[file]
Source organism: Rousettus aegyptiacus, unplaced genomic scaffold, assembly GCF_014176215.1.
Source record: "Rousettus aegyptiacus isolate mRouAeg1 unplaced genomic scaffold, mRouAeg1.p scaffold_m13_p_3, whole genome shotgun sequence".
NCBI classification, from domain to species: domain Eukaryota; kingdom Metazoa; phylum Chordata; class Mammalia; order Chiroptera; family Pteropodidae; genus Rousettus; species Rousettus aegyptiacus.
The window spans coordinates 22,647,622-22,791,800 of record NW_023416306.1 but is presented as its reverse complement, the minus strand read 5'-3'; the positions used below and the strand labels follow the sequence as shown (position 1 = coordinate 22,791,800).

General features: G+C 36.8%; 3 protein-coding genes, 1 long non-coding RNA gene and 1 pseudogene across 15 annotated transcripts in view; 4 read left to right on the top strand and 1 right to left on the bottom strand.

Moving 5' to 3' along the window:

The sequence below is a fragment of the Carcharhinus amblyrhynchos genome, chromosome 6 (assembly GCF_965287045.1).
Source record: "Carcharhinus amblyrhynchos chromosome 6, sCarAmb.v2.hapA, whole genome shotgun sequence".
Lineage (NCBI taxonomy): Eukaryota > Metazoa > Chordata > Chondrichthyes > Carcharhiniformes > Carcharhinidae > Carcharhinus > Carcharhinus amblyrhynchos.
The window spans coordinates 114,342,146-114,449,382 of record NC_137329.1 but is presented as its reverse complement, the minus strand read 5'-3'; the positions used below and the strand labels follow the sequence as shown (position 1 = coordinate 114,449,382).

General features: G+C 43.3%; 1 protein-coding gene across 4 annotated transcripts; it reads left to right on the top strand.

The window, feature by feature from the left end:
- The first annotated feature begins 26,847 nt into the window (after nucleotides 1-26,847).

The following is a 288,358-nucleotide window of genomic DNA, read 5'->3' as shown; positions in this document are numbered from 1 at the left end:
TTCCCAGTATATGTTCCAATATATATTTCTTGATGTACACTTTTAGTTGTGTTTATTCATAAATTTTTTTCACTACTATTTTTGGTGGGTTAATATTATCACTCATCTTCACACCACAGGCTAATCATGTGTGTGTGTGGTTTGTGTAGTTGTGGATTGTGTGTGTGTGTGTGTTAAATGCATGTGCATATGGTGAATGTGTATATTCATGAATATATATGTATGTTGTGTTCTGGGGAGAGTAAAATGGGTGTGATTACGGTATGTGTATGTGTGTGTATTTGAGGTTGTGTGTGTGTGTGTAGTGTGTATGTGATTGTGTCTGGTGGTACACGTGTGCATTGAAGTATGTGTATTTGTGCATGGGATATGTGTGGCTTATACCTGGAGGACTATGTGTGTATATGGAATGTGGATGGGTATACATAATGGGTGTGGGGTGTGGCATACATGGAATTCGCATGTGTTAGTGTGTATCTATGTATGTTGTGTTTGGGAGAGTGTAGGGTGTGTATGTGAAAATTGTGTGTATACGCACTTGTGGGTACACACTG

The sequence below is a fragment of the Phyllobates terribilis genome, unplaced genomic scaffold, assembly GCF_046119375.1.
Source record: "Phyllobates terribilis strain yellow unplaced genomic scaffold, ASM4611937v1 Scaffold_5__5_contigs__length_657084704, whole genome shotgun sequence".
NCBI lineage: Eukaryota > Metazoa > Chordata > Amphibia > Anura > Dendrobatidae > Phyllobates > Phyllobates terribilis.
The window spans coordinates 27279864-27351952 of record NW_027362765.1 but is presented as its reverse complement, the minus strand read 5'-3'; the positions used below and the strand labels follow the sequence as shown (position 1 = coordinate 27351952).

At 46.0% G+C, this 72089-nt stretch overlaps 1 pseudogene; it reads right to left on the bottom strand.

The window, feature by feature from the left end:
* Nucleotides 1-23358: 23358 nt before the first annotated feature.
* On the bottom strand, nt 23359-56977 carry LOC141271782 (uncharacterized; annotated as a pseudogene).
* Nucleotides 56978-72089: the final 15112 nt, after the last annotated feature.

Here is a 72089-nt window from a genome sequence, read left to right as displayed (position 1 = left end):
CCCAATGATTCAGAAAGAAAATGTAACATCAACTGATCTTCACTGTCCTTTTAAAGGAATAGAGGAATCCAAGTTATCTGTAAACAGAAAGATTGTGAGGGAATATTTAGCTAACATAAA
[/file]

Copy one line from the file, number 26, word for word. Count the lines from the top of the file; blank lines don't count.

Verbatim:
CCCAATGATTCAGAAAGAAAATGTAACATCAACTGATCTTCACTGTCCTTTTAAAGGAATAGAGGAATCCAAGTTATCTGTAAACAGAAAGATTGTGAGGGAATATTTAGCTAACATAAA